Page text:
Thursday, January 14, 2016

Acrylic again, step by step

One of my goals for 2016 is to become familiar with acrylic paint. Why, I'm now asking myself?
I think it is because I have a lot of acrylic paint:  Utrecht, Liquitex, Daniel Smith, M. Graham & Company, Golden and Golden Open and Chroma Atelier Interactive. Am I going to use them or are they just taking up space in my small studio?

I started the year playing with Utrecht acrylics then Daniel Smith and Golden, trying to paint a subject I know well - a still life. I didn't like the way the paint felt when I applied it to the surface and it dried too fast. So I moved on to Open Acrylics which were a little better but I continued to struggle and whine about hard edges and difficulty in mixing color. I watched an online video by an artist using Interactive acrylics and my hope was renewed so I started with a 7x 5 Gessobord® and changed the subject to landscape. Horrible, then OK, then too controlled, painted over it, tried to pull paint back off, changed colors, wiped the whole thing off and began again. Over and over, all day long.

Since the first of the year I've been pushing acrylic paint around on a couple gessoed panels. There has been an abundance of conversation in my studio between me, myself and I. Mostly whining. I've eaten my comfort food (spaghetti) twice, chocolate covered pretzels and homemade chocolate covered marshmallows many times.

Then I changed my approach from more paint to less paint. I started with a 6x6 white Gessobord®, sprayed it with water and started applying strokes of thin color. I was pleased with the interaction between the paint and the water but I can't see myself doing this time consuming glazing to finally achieve what I could accomplish more quickly in another medium.

Today I went back to the beginning and got out my big jars of Utrecht Acyrlics. Before I give these paints away, I may as well use some (again). Here is the story, step by step in photos up to the point where I actually got a little bit enthused and forgot to take photos.

Fire Hydrant, acrylic on canvas, 10 x8 inches
When I began painting in oil with Master Qiang Huang, he encouraged me to keep my first paintings to see, after a period of time, how far I had come. He was right and I'll keep this one for the same purpose.


  1. Acrylics never became my friends. They tricked me in value when they dried, edges were not cooperative, too many products to learn to manipulate the paint and they mold. I put them in a small tackle box so as not to keep reaching for the paint tube. It would have been fine if continued to use them. Unfortunately, I injured myself and they sat too long. I found them perplexing. Worked with them about a year and a half in between pastel (my primary medium).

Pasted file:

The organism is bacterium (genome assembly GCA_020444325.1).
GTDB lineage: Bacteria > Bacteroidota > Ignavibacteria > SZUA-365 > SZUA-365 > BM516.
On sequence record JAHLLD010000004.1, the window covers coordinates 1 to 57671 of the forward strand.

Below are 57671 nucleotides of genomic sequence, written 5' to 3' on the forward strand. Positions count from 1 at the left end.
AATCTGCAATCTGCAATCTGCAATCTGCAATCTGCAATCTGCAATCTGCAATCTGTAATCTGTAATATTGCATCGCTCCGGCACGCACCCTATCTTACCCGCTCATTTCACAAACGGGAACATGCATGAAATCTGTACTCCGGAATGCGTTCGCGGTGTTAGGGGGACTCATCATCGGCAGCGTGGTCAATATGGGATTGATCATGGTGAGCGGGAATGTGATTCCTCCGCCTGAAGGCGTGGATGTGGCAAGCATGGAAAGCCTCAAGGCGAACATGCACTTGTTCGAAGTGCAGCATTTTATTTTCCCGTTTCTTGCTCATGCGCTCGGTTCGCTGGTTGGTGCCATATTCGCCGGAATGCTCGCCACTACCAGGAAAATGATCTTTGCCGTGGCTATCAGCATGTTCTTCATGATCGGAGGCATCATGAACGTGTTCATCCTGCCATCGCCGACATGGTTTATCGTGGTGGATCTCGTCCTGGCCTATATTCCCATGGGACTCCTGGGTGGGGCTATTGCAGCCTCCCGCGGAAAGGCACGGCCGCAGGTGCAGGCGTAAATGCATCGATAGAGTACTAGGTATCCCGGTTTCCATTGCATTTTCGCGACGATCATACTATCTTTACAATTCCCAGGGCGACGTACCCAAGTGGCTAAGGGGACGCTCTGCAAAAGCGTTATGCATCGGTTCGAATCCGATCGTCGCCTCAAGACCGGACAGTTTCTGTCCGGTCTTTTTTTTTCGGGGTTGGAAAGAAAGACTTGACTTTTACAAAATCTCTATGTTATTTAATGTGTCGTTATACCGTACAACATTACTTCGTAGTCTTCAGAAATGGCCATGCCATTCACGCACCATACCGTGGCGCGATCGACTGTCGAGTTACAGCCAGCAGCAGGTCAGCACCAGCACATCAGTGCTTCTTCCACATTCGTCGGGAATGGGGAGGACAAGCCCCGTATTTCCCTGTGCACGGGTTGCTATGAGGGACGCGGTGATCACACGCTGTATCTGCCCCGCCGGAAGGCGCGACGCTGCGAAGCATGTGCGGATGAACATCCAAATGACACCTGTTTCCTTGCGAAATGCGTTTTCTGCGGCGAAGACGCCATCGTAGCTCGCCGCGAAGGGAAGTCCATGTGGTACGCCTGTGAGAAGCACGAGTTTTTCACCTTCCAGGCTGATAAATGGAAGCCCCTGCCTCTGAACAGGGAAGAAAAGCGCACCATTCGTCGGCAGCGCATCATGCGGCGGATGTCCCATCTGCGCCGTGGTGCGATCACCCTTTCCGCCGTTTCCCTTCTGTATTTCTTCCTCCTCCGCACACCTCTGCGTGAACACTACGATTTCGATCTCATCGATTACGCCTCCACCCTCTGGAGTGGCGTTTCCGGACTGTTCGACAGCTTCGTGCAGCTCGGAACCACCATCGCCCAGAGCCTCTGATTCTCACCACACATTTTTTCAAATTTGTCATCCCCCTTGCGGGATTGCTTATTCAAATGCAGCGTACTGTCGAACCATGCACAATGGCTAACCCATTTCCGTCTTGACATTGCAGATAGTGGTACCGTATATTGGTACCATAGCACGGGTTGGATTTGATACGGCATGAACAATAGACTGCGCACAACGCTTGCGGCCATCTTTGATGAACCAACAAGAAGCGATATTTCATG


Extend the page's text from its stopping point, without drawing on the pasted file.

1. Christine, I so appreciate you taking time to comment on acrylics. I, too, find them perplexing and downright unfriendly. I'll keep at them until March and then decide whether to continue. I certainly have a new-found admiration for artists who have found ways to paint with them for results that don't scream ACRYLICS!

  2. I commend your trial of a new medium. I have been receiving your blog emails for a year when I first tried pastels (oil is my medium), due to arm surgery. I have found pastels easier and more rewarding than acrylics. Pastels are not my medium of choice, but they are quick, colorful, and rewarding. Acrylics are in my studio only for quick toning of a canvas. I found the same problems Christine mentioned. I learned to tailor clothing and home interior decor when I was 10. I owned a commercial shop before starting to paint. I can use a the tools necessary to make anything beautifully using fabric. For the life of me, I cannot master crochet or kniting. I have tried several times since childhood. I did learn to DO IT. It took too much time, nor did it hold my interest. My lesson, when it's not my thing…..move on to others rewarding. Your work is exceptional, even this posted acrylic. Good luck, Charlene

    1. Thank you Charlene! Fortunately, this morning I am a little more hopeful about acrylic. I'll post my latest effort today. I guess the bottom line is, I have yet to come across acrylic paintings that I love (except for the non-objective work of Kristi Galindo Dyson). I need examples of abstracted landscapes in acrylic with soft passages of color and nuanced textures,value and color. If anyone knows names of artists (dead or alive) who have achieved this in acrylic, please let me know!